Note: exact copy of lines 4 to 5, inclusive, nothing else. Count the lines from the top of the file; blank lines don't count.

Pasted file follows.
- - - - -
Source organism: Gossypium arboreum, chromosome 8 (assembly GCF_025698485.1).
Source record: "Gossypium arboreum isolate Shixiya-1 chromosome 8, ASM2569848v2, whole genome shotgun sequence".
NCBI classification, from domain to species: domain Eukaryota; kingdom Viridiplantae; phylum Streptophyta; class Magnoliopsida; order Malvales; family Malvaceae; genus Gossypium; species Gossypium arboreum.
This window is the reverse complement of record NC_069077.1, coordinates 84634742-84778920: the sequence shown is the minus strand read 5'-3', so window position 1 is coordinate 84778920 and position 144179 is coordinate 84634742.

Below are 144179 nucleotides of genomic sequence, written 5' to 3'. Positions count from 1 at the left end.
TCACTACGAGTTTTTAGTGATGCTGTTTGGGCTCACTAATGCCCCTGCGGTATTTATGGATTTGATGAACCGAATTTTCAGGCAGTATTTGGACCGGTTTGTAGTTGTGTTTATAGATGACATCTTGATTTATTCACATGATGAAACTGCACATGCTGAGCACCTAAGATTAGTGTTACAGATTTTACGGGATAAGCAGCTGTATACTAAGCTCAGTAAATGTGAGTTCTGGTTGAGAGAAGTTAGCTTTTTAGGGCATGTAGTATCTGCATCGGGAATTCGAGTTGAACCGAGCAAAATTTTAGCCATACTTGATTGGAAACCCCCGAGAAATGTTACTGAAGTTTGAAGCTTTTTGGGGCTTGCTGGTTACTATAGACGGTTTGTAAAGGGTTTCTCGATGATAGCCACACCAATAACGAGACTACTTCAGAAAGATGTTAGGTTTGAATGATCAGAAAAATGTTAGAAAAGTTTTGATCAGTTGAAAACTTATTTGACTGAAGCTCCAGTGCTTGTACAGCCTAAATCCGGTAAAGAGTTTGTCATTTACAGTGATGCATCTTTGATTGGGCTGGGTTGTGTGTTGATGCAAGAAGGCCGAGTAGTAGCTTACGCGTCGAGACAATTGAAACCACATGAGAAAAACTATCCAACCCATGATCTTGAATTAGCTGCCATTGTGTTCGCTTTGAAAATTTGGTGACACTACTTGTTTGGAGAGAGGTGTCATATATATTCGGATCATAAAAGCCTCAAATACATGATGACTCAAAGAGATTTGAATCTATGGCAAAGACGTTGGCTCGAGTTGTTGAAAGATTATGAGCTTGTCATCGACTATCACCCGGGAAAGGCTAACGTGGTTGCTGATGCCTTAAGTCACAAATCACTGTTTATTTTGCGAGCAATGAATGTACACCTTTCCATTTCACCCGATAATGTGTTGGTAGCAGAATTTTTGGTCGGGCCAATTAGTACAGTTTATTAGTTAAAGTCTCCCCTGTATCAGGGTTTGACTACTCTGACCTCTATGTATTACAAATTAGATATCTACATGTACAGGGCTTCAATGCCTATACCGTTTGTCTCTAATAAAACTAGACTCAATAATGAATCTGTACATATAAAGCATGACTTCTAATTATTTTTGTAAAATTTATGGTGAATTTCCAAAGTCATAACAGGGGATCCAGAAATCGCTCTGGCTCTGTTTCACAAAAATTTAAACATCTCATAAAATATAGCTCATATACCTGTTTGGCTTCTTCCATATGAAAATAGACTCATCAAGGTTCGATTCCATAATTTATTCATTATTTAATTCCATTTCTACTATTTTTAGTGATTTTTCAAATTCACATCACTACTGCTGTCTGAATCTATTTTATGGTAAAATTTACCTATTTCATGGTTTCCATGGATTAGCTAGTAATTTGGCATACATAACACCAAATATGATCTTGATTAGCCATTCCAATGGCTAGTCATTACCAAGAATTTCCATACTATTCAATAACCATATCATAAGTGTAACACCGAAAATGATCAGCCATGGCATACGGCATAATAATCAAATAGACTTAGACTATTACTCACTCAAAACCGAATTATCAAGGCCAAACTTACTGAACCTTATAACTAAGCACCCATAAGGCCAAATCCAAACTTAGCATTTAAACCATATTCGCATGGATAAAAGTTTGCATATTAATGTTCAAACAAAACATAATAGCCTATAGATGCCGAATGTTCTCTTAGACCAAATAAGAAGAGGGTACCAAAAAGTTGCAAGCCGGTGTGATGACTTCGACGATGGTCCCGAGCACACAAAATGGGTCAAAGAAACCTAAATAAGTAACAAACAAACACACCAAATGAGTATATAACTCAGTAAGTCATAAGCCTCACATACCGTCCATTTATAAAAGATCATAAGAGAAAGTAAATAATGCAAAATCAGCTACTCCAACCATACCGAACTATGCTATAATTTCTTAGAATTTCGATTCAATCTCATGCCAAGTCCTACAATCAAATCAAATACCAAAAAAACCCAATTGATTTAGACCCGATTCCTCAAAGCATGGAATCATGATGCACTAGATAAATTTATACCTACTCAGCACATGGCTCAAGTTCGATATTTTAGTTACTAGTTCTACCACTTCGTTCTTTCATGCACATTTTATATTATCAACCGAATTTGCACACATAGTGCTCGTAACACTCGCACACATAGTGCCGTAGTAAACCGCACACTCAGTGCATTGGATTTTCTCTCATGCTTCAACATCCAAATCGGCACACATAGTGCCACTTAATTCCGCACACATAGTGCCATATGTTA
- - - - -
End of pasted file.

This window is the reverse complement of record NC_069077.1, coordinates 84634742-84778920: the sequence shown is the minus strand read 5'-3', so window position 1 is coordinate 84778920 and position 144179 is coordinate 84634742.

Below are 144179 nucleotides of genomic sequence, written 5' to 3'. Positions count from 1 at the left end.